Challenges at the top of the reward to-do list include:

  1. Current talent. How do we retain existing employees? How do we keep them motivated? Is flexible work part of the package? If so, how do we keep teams engaged?

  2. Future talent. How do we create an attractive package to get people to join our team and leave their current job? How do we make integration into a remote environment easier? How do we manage work and performance?

  3. Rising talent, including graduates and interns. How do we integrate and train them to be successful? How do we ensure furloughed talent isn’t falling behind and are staying competitive?

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re there any areas of reward that you think will be more important in the new working environment we may find ourselves in?

An interesting observation is that so many of the tactics we put in place were those needed to accelerate us into the future of work. In this period that we associate with the term “lockdown”, we’ve actually propelled forward at an exponential rate. Businesses are considering a more digital approach to work, more flexible resource bases, skills acquisition and skills-based working in a highly collaborative manner. It looks like teams are moving towards less of a “bonus culture”, more of a flexible, “wellbeing culture” that needs to align with the purpose of the organization. Clear drivers of the business and the rewards programs structure needs to align with changing priorities. Adapting rewards to these challenges will be interesting.

Poll #2: Looking forward, what do you think your biggest talent retention and engagement challenges will be?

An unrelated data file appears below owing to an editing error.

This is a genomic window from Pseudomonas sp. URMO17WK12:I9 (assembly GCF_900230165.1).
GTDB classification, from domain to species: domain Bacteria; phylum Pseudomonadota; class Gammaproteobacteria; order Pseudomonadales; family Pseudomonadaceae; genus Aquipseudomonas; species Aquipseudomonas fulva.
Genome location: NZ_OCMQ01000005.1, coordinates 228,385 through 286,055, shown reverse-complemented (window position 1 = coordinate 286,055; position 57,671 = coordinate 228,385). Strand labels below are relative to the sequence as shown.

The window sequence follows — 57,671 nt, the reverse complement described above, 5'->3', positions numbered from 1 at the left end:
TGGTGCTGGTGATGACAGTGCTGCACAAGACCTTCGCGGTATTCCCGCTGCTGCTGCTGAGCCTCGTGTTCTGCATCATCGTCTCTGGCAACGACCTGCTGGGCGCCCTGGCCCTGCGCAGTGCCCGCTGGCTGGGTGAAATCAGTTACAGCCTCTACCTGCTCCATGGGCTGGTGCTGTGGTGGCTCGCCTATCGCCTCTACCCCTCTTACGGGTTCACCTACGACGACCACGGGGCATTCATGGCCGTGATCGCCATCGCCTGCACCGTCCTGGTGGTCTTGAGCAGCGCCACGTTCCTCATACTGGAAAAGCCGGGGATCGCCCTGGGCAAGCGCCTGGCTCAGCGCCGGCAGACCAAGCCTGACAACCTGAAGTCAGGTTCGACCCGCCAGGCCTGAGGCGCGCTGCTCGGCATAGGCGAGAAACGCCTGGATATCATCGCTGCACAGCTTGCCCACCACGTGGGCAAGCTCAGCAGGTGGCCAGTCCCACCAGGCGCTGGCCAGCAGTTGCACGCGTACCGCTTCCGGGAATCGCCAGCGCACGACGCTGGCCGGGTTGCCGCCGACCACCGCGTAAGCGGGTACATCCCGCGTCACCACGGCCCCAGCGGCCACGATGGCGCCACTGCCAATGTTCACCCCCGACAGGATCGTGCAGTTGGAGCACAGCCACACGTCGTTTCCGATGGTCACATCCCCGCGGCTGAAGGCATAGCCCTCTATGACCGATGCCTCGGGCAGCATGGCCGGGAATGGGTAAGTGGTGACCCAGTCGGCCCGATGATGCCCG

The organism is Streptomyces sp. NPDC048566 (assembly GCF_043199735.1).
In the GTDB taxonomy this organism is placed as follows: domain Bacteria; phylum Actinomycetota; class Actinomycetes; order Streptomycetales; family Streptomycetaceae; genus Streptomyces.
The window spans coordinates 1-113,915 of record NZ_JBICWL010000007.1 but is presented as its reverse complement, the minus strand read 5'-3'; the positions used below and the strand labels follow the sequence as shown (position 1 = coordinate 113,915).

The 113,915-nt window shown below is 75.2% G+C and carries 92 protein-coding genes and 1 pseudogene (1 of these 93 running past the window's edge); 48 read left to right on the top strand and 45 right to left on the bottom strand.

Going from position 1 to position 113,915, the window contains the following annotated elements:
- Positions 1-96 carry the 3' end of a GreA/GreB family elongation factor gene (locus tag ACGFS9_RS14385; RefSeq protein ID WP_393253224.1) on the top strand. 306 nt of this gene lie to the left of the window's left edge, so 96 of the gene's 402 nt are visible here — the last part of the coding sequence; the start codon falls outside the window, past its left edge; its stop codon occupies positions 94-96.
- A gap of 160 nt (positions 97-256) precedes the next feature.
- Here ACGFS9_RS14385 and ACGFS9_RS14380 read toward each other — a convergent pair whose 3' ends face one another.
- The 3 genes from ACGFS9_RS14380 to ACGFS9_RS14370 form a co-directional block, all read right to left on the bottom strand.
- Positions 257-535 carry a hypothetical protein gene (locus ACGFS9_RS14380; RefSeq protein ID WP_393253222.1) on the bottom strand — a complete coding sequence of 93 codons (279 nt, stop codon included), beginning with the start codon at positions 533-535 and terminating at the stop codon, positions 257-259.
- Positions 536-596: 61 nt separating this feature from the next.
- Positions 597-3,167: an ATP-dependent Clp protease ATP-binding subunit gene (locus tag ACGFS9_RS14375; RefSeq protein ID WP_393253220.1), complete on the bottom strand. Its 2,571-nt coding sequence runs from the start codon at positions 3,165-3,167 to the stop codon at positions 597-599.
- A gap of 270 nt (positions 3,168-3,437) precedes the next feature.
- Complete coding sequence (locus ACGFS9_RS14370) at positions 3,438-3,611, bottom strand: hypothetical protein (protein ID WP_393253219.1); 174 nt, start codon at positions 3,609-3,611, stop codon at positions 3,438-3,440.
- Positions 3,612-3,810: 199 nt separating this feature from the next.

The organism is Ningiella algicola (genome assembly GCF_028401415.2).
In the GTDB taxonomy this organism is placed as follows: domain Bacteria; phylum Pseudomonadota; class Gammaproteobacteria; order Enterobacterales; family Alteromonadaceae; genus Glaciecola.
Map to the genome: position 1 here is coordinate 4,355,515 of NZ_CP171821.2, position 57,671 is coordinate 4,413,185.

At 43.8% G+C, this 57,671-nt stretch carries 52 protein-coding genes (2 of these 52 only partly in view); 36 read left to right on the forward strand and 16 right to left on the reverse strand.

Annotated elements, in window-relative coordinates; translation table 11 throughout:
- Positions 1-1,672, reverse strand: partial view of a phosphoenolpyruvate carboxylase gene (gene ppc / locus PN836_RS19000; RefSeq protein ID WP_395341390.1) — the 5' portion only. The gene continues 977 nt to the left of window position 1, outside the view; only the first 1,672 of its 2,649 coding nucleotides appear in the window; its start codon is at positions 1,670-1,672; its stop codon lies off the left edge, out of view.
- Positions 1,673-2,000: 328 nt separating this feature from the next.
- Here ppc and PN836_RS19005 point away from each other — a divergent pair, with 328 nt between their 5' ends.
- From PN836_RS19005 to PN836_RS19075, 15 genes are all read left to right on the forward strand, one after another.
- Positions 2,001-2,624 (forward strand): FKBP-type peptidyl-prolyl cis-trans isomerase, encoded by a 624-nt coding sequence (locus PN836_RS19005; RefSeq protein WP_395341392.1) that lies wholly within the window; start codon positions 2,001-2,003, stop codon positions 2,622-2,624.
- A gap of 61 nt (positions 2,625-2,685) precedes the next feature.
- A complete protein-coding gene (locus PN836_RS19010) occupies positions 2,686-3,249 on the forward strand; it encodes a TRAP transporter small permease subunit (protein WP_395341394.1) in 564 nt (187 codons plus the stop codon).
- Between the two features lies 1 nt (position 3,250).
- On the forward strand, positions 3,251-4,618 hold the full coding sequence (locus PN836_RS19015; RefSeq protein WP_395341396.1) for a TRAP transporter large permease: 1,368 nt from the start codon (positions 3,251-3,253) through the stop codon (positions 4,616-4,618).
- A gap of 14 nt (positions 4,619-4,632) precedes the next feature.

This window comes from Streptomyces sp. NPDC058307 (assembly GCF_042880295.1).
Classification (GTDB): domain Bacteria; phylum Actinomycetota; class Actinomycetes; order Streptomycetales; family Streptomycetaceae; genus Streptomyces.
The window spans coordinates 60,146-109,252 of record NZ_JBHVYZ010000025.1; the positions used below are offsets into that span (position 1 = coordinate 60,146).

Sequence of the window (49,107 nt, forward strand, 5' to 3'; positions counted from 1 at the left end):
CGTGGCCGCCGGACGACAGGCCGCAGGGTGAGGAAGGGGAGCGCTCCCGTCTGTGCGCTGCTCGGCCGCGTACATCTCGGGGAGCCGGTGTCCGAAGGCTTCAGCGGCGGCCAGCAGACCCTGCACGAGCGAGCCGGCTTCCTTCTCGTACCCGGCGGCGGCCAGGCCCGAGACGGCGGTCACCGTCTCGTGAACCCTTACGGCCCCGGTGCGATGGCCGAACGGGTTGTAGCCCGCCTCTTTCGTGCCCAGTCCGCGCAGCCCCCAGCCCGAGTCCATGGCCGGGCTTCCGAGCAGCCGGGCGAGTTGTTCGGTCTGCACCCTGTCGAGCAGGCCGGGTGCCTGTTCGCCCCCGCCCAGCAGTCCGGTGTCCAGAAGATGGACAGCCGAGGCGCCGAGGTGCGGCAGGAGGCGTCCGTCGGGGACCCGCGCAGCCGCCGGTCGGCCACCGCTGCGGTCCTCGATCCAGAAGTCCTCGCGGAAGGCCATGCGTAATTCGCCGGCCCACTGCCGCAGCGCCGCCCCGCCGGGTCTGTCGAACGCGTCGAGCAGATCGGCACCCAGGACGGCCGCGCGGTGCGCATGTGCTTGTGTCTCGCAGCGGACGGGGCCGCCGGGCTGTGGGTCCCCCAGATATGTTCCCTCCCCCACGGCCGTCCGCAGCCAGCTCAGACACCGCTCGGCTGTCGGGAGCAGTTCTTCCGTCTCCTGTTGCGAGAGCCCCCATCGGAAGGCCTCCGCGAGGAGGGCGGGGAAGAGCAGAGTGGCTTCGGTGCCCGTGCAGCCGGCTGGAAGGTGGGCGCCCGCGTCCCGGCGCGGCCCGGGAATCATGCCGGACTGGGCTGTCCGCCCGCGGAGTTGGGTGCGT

At 63%, the majority of our audience said the biggest talent retention and engagement challenge will be ensuring reward is linked to outcomes that will drive the success of the organization going forward. Following at 57%, respondents said retaining talent (with potentially limited resources). 22% said enhancing pay transparency. And 18% said managing pay differentials between high and low income earners.


How do you think talent retention and engagement will impact reward strategy after the pandemic?

Tweaking your management mindset

The money tree may be withering at the moment. As much as organizations would love to be rewarding their workforce financially, it may not happen right this moment. Managing employees remotely requires a different leadership and management mindset which includes a skill set of engaging and motivating teams from a distance, while  assisting them in professional growth and development.

Offering non-monetary incentives, including flexibility for wellbeing

Some employees may take the view that having a job and wage is enough, but how long will that view last? Expectations about work has shifted with many willingly accepting pay cuts while valuing broader total reward provision around health and wellbeing at this time. Right now, non-monetary incentives need to be at the heart of a rewards strategy.

Some companies are doing this by offering increased flexibility of taking a couple hours a day to go for a run or do yoga. To do something that benefits yourself since employees aren’t commuting to offices in that timeframe now - instead, they are working. But while considering this, HR teams need to be aware that different demographics have different needs and must make sure they tailor, or personalize, their reward programs accordingly.

Listening to your workforce

Listening to your employees to find out what they value is critical to understanding the ROI of each component in your rewards package – rather than a blanket approach. What do your employees value most relative to cost? Which gives you the biggest ROI?

A combination of play and performance

While it’s uncertain how long we will all be working in unusual conditions, there are things we can do now to set our people up for success and peace of mind today and into the future. Our initial focus should be ensuring employees’ essential needs are met, allowing for open and honest communication around compensation, and reminding our workforce that the positive impact they make to our organizations will develop stronger foundations on which we can rebuild or strengthen rewards programs and overall business processes. Managing employee reward is a combination of play, purpose, potential and performance now and beyond the COVID-19 pandemic.

Read part two on Balancing Financial Pressures & Addressing Wage Disparity During COVID-19 here.